A little downgrade here for never coming up with any picks; Demetrious Nicholson has the only one of the unit.  However, these guys have played well, particularly Nicholson, whose absence was pretty heavily felt against Maryland.  The sooner he gets back the better.  Nicholson has been very good in coverage.  Maurice Canady and Drequan Hoskey are competing very, very hard with each other for playing time, and they've both been rewarded for their efforts.  Canady has more pass breakups (six) than Hoskey, but I always seem to get this feeling that when one makes a play, the other isn't far behind.  Like brothers determined not to be outdone by the other.

Overall it's been a very good unit.  Like the D-line, a few holes here and there.  The Ball State game, as with all defensive units, could've gone better.  But they're not the reason for the four losses, either.

-- Safeties

Grade: B

Harris, we've already mentioned.  Doing a good job in run support, and has two picks as well.  He gets around the field quite a bit and is really thriving in Jon Tenuta's defense, which is really demanding on a strong safety.  Tenuta is asking Harris to be everywhere from the offensive backfield to thirty yards deep in coverage, and he's doing it.

I don't know what to think about free safety Brandon Phelps.  There's a feeling on message boards that Phelps isn't making plays and therefore isn't doing his job.  I don't fully agree with it; an invisible free safety is the best free safety.  Usually if you know who your free safety is, it's because the TV shows him from the back, failing to catch up to the receiver he just let by him.

That said, those long pass plays are starting to show up where they didn't before.  Maryland confounded Phelps somewhat and was able to find their receivers deep, and UVA allowed too many big run plays to the Terps in which Phelps was nowhere to be seen.  This is probably the (simplistic) reason that Phelps finds himself competing with Rijo Walker for the starting job these days.  I'm not anti-Phelps by any stretch, but I don't think it'd be too much of a shakeup to increase Walker's playing time, either.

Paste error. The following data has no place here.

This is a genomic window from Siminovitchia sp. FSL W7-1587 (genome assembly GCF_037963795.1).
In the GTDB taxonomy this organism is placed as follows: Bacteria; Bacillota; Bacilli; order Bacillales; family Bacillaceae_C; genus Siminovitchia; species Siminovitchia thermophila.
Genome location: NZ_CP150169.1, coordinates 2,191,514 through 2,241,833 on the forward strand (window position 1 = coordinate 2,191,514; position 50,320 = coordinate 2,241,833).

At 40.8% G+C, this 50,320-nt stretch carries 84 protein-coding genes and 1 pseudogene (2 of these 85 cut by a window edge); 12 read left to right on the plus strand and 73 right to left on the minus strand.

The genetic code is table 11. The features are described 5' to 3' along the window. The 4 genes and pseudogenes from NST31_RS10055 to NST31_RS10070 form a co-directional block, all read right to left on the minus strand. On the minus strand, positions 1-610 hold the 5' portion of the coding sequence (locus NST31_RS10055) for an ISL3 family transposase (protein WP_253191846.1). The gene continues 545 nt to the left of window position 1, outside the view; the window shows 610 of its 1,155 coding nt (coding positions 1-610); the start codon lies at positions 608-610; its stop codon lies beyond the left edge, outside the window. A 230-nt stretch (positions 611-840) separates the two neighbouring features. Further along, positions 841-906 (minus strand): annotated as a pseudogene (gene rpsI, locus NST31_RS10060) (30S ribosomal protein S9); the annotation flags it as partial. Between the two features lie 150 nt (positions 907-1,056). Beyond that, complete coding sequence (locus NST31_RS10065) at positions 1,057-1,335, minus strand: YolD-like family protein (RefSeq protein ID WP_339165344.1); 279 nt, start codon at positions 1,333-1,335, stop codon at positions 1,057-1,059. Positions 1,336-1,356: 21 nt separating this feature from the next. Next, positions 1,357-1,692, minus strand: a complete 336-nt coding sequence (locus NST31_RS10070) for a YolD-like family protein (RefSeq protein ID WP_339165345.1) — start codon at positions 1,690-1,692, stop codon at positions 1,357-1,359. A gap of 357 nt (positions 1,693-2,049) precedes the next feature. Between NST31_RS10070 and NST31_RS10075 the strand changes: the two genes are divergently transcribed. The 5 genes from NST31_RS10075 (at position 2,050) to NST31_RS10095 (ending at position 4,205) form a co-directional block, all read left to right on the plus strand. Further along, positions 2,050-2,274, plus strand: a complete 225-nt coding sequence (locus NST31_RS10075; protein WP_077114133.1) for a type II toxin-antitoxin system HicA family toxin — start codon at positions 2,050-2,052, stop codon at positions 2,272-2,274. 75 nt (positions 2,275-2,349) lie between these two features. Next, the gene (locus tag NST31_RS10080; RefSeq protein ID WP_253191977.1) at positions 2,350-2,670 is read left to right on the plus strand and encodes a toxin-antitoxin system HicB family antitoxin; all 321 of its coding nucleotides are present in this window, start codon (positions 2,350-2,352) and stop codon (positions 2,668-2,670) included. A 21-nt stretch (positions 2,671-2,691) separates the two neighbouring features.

Overall, the defense carries a 3.38 GPA - pretty decent honors-level stuff - and the offense sits at 1.8.  Not even good enough to stay eligible.  Barely a C-minus.  But what do you expect at 2-4?  Both must get better if a bowl season is to be scrounged from the jaws of defeat, because the defense has been on something of a downward trend the last two weeks and the offense hasn't improved nearly enough to make up for it.


Sandmeistr said...

You strike me as a "watch the tape" kind of guy. Assuming you have our games recorded, go back and watch Harris. He might make big plays, but he's out of position often.

Anonymous said...

How do you feel about the who "Fire London" hoopla?

Anonymous said...

As disappointed as I am in the lack of progress this year and as pessimistic as I am about ML's ability to lead the program to respectability, I do think we should see it through with him and evaluate him at the end of next year's season. He will probably be released then, but he will have had a fair shot and any future coaching prospects would be aware of that as a plus when considering UVa.

Brendan said...

I think there's nothing to be gained by jumping on a Fire London bandwagon right now because the admin has made it perfectly clear he'll be around through 2014. But I also subscribe to the theory that the worse this year is, the better next year needs to be. Not making a bowl this year basically demands an 8-win season next year (which may include a bowl win for 8-5.)

BostonHoo said...

Your column makes clear what I have been thinking for a while. No team can be successful without a solid, competent quarterback. A great weakness in the ML program is his inability to identify, recruit, and develop a quality quarterback. Obviously it was a huge mistake to bring Simms in last year and clearly a case of not being able to properly evaluate what Simms could and could not contribute to the program. But is far deeper than just the Simms/Rocco debacle. UVa cannot be competitive in the ACC without a competitive quarterback and London for whatever and numerous reasons has been unable to provide that.

Anonymous said...

Ok, so clearly the wheels have come off this season. But I think if they beat Duke, beat a struggling UNC squad, and take down VT, I'll consider that enough of a turnaround to feel optimistic again about 2014. Not a successful season by any means, but a turnaround.

I really want London to be successful, but man, this is getting tough to watch.